The giving spirit is a feature of Native life that permeates everything. And it is not limited to human centered – or anthropocentric generosity. In fact, the essence of this cultural protocol is the relationship with the Earth as our common Mother – which receives our gifts also, in tobacco offerings. This is expressed in the gentleness and mindfulness as we walk upon Her skin, in our protection and reverence of sacred places which are the land’s portals into the spiritual realm, and through songs and ceremonies conducted in time with the rhythm of the landscape. We know the Earth as inherently sacred and requiring our ongoing respect and engagement. Indigenous peoples fulfill this by gathering basketry materials, planting corn, controlled burns for traditional resource management, and in prayers to heal and fix the Earth.
Part of the responsibility that Native peoples hold includes not only learning when and how to give, but when and how to receive. It is considered a grave insult to not accept a gift being offered, however large or however humble the offering. And, the ripple of that offense may not only be felt by one person, but vibrate throughout a family. So would an act of generosity. The good deeds, gracious hospitality, gifting and compassion positively expand in minds and hearts to one’s family, extended family and beyond.
What is most essential in this paradigm is maintaining harmony and enlivening that which is the collective spirit within us all, keeping in mind we hold this world only as stewards for the generations yet to come. This is more than an empty gesture or words alone. It allows us to engage in assuring that no one is hungry, longing or alone, and to set that as a policy, a standard of action. We are empowered to be a part of the collective spirit that helps the world stay in balance, and to know that in our deepest core as the truest strength that exists in the universe – our connections, not our emptiness, our opportunities to make relations and build solidarity, not our deficits and limitations.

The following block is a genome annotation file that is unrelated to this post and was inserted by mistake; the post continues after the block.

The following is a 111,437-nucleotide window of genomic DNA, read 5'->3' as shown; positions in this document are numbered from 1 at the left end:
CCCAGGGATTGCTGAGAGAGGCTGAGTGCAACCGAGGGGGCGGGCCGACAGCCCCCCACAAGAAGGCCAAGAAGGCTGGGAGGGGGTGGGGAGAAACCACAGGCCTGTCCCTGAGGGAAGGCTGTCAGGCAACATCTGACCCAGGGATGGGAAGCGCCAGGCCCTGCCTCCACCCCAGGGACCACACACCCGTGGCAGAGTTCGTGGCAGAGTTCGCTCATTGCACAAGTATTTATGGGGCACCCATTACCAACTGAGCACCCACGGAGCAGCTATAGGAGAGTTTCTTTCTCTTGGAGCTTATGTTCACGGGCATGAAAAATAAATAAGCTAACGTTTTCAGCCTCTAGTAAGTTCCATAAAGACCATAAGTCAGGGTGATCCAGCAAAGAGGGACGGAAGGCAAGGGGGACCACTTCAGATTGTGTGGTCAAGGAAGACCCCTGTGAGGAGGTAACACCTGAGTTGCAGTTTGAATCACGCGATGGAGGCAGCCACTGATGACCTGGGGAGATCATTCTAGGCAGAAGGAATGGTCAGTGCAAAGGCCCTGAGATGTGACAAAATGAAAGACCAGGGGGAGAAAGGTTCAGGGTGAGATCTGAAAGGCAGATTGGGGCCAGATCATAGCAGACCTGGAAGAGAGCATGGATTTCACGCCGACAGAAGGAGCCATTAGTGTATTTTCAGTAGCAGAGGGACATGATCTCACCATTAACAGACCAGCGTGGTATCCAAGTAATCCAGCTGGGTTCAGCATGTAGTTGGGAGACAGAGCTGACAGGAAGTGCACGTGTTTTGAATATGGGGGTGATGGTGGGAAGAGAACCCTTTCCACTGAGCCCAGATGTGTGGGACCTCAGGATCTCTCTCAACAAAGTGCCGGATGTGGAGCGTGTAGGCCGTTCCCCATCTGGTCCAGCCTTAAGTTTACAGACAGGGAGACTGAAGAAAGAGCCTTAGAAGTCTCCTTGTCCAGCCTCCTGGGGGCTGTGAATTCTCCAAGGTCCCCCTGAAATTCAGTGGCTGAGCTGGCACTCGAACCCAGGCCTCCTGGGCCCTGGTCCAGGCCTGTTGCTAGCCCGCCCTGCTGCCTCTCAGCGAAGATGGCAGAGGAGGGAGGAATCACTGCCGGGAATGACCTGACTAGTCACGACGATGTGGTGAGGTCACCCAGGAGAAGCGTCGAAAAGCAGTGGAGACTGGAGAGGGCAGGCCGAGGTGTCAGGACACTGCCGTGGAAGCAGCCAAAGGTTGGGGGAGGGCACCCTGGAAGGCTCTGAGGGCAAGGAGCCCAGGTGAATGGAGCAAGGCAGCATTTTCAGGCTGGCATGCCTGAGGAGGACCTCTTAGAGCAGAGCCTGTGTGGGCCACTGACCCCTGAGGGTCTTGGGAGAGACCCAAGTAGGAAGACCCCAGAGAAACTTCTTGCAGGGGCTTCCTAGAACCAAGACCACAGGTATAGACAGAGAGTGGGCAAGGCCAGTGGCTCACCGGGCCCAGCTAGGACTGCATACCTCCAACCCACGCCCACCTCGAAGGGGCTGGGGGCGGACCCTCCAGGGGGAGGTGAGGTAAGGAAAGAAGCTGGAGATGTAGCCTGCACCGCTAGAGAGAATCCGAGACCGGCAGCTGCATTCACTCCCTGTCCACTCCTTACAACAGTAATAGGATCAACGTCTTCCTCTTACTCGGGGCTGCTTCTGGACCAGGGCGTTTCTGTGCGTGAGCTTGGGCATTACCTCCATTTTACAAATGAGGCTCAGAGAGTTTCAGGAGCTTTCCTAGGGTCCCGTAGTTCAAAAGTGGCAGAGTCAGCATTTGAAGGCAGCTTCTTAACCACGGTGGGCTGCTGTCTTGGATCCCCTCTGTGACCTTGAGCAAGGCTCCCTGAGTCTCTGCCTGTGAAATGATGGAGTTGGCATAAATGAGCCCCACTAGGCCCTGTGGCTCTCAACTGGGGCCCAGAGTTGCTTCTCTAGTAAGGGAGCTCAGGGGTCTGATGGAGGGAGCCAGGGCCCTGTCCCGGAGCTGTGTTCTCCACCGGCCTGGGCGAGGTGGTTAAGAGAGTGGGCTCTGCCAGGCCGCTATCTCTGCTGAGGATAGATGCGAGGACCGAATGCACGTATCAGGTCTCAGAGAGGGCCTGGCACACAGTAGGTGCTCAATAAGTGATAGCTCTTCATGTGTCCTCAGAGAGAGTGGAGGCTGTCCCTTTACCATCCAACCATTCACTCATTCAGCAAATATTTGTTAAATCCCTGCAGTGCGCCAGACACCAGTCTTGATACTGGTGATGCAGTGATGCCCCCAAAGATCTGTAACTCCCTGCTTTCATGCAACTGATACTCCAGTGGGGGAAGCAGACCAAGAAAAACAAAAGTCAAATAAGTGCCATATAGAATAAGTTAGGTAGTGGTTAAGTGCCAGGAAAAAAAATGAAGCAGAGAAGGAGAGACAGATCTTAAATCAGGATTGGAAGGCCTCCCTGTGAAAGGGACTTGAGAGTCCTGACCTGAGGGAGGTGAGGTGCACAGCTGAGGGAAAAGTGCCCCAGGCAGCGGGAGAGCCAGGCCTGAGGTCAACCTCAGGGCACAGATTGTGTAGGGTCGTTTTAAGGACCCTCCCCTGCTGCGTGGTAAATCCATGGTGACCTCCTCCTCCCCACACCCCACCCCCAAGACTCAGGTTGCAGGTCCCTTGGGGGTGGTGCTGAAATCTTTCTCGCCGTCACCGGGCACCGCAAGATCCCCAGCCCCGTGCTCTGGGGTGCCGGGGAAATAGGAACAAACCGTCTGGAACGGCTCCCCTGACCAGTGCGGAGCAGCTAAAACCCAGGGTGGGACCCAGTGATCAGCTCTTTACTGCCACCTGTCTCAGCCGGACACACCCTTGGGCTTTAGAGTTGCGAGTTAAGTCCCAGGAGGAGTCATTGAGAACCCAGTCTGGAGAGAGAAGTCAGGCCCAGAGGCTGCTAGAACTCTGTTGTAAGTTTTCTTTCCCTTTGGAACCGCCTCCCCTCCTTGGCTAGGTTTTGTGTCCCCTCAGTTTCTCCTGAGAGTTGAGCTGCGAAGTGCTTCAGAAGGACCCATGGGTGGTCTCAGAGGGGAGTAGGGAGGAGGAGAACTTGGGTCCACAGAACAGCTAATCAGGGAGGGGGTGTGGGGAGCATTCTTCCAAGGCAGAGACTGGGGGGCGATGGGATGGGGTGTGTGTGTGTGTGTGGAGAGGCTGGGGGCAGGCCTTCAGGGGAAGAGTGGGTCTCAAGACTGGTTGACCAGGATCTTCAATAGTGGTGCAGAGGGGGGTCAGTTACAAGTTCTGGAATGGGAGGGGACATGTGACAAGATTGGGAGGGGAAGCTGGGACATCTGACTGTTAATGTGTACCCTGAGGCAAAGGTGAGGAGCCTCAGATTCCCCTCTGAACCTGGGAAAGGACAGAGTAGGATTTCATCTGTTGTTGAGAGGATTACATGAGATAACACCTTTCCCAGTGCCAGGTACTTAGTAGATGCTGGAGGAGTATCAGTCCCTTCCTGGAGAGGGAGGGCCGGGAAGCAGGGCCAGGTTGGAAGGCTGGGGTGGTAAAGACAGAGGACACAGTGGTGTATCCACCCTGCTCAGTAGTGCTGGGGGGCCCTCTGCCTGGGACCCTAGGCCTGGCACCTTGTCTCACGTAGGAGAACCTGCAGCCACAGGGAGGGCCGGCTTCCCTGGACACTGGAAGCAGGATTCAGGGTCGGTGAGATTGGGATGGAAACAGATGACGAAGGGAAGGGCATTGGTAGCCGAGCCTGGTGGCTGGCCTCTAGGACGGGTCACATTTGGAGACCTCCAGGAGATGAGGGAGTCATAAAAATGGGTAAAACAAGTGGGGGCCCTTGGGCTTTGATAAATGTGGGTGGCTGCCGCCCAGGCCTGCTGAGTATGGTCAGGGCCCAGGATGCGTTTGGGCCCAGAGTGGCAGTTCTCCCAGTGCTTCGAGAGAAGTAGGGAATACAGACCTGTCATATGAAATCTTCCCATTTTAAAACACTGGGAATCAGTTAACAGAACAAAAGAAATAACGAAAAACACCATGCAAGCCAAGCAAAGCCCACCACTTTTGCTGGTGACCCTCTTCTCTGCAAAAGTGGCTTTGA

This has guided the organization for which I serve as executive director, the Seventh Generation Fund for the last 33 years in terms of understanding how community development and cultural revitalization does not happen overnight, or in a vacuum. This is easy to see when knowing our founding principle, the Great Law of Peace of the Haudenosaunee that says, “In every deliberation we must consider the seventh generation to come.” Plainly and simply, we must walk gently on the skin of Mother Earth, and in harmony with all our relations, as a way to maintain our balance and contribute most effectively to the community of life through our work, our words, our actions, which ripple throughout time.
Indigenous generosity–Indigenosity–empowers us to be focused on holistic well-being. This allows us to think first of others, rather than just self. It is an orientation toward responsibilities to family, clan, and reciprocity with community, Nation and to the Earth. For artists, culture bearers, community organizers, social profit organizations, foundations and surely for humanity, this is a viable and replicable creative model.
© Tia Oros Peters, 2010